A lot or a little?
The parents' guide to what's in this game.
What parents need to know
Parents need to know that this game stars Sega's chipper blue hedgehog, and that he occasionally morphs into an evil looking monster with long claws, sharp teeth, and menacingly arched eyebrows. But his looks are deceiving; at heart, he's the same noble mammal gamers have loved for the last two decades. Still, he is a little more aggressive than normal while in his more intimidating form. He swipes at enemies with his fists and grabs and throws them to the ground. It's mild fantasy violence, but its pervasive and perhaps more than some people might expect from the usually tame game hero.
What's it about?
SONIC: UNLEASHED opens with a lengthy and spectacular CGI movie that wouldn't be out of place in a blockbuster disaster movie. It depicts the hedgehog's arch nemesis Eggman cracking open the planet's crust from the comfort of his spaceship in hopes of remaking the world into Eggman Land. Meanwhile, he turns our loveable blue hero into a strange and menacing monster, then kicks him out of the ship and sends him hurtling down to the world's fissured surface.
So begins Sonic's adventure as a kind of werehog; a creature that exists as a super speedy hedgehog by day and as a ferocious (but in a good, evil-fighting way) monster at night. Levels are divvied up for these two personas; half take place in the sunshine and see Sonic sprinting at breakneck speeds over hills and through loops, while the other half occur in the evening, where Sonic's darker form battles evil robots and uses his stretchy arms and clawed hands to climb and swing around environments filled with treacherous crevices.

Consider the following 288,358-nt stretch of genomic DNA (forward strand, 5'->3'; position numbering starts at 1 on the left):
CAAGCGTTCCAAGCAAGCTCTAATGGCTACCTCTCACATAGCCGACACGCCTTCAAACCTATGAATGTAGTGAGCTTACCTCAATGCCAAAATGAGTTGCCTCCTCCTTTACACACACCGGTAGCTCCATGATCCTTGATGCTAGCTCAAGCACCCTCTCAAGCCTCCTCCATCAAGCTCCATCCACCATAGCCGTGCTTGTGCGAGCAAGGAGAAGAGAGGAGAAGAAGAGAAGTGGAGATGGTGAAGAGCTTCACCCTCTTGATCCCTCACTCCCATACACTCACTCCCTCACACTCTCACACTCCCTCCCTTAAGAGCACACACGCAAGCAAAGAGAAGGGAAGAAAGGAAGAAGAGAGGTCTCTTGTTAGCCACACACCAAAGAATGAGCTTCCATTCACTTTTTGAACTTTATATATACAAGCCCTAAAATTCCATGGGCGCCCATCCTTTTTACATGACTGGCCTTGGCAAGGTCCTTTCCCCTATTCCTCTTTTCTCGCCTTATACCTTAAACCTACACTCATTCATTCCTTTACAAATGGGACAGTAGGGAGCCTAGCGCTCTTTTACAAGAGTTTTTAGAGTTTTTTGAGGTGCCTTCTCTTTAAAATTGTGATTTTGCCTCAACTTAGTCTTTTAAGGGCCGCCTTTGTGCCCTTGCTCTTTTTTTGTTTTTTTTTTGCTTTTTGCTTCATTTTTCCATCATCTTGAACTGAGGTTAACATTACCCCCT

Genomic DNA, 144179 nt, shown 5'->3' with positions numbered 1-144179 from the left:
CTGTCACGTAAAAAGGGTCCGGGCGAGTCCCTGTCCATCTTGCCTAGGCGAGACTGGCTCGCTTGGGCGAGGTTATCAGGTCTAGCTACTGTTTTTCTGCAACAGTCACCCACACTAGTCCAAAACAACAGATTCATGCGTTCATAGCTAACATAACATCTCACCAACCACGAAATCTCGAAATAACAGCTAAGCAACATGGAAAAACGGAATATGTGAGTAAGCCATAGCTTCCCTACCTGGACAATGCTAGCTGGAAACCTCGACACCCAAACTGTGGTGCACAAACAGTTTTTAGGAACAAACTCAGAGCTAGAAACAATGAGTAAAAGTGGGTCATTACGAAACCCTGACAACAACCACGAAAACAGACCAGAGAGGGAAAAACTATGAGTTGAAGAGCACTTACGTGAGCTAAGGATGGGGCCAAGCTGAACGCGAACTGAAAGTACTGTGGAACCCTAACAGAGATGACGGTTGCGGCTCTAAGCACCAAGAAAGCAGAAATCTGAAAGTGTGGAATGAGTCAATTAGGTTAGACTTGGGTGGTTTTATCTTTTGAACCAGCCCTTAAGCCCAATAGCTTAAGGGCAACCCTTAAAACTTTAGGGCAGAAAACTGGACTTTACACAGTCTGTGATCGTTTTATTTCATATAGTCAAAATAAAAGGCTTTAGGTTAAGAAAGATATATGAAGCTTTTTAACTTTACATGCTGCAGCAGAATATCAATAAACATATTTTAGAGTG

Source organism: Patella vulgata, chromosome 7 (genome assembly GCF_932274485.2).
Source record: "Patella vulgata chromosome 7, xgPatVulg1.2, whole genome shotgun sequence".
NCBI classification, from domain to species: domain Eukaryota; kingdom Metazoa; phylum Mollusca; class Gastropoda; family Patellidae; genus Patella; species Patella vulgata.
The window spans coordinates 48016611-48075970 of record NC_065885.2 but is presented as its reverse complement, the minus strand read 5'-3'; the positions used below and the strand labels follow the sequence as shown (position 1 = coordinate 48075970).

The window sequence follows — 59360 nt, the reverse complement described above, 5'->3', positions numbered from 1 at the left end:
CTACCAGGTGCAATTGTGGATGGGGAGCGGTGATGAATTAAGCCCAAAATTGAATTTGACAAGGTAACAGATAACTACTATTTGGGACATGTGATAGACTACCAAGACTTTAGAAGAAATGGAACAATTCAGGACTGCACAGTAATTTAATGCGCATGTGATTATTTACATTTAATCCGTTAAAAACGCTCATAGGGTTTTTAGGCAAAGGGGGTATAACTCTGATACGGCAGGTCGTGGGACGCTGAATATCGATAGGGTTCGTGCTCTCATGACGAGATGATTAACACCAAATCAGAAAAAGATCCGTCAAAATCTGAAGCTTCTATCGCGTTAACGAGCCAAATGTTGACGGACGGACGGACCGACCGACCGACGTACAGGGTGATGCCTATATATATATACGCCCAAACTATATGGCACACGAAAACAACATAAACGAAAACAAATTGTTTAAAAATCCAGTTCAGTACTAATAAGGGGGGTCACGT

Is it any good?
The levels that take place during the day recall Sonic's glory days, when the little blue furball zipped around the screen so fast that the player's greatest challenge was simply anticipating what came next and deciding whether Sonic ought to stay his course, slow down, or perhaps jump. They switch seamlessly between a rear perspective, which allows players to control Sonic's movement from left to right as he avoids various gaps and spiky perils, and a side angle that feels a lot like the perspective of Sonic games of old -- had the hedgehog been moving through them at five times the pace. It's fun, habit-forming stuff.
Unfortunately, the game drags when Sonic changes form at night. His alter ego is capable of doing pretty much the same basic things that game characters have been doing in platform games for ages, such as climbing posts, shimmying along precipices, and smacking around hordes of bad guys then collecting the bits of energy they leave behind. It's not that these traditional platform levels have been badly designed, but rather that they bring nothing new to the table. There will be times when players wish the game was composed solely of the speedier missions.
Talk to your kids about ...
Families can talk about the game's sense of speed. Did you have a hard time controlling Sonic? If so, did the difficulty affect your enjoyment of the game? Did the game's designers do a good job of providing you with enough warning for upcoming obstacles and perils? You can also discuss Sonic's alter ego. Was he likeable even as a scary looking monster? Did you prefer playing as one of his physical forms over the other?
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